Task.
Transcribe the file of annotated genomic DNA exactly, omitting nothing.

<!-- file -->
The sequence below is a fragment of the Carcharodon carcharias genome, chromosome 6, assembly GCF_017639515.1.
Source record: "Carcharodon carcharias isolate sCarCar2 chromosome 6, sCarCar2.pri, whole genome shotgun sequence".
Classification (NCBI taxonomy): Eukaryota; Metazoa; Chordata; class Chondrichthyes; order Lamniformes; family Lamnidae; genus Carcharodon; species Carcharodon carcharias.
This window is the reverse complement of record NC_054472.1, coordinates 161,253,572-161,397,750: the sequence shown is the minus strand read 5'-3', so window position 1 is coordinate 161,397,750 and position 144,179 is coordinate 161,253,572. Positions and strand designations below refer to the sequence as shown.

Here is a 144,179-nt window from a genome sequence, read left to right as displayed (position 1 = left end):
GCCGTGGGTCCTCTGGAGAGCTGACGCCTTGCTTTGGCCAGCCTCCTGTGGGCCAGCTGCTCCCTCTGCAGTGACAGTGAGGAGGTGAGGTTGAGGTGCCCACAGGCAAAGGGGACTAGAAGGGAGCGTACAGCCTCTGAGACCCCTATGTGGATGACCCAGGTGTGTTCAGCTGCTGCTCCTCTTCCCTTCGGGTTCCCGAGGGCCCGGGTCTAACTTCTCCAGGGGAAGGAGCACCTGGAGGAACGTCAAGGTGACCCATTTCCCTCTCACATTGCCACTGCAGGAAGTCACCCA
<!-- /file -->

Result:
The sequence below is a fragment of the Carcharodon carcharias genome, chromosome 6, assembly GCF_017639515.1.
Source record: "Carcharodon carcharias isolate sCarCar2 chromosome 6, sCarCar2.pri, whole genome shotgun sequence".
Classification (NCBI taxonomy): Eukaryota; Metazoa; Chordata; class Chondrichthyes; order Lamniformes; family Lamnidae; genus Carcharodon; species Carcharodon carcharias.
This window is the reverse complement of record NC_054472.1, coordinates 161,253,572-161,397,750: the sequence shown is the minus strand read 5'-3', so window position 1 is coordinate 161,397,750 and position 144,179 is coordinate 161,253,572. Positions and strand designations below refer to the sequence as shown.

Here is a 144,179-nt window from a genome sequence, read left to right as displayed (position 1 = left end):
GCCGTGGGTCCTCTGGAGAGCTGACGCCTTGCTTTGGCCAGCCTCCTGTGGGCCAGCTGCTCCCTCTGCAGTGACAGTGAGGAGGTGAGGTTGAGGTGCCCACAGGCAAAGGGGACTAGAAGGGAGCGTACAGCCTCTGAGACCCCTATGTGGATGACCCAGGTGTGTTCAGCTGCTGCTCCTCTTCCCTTCGGGTTCCCGAGGGCCCGGGTCTAACTTCTCCAGGGGAAGGAGCACCTGGAGGAACGTCAAGGTGACCCATTTCCCTCTCACATTGCCACTGCAGGAAGTCACCCA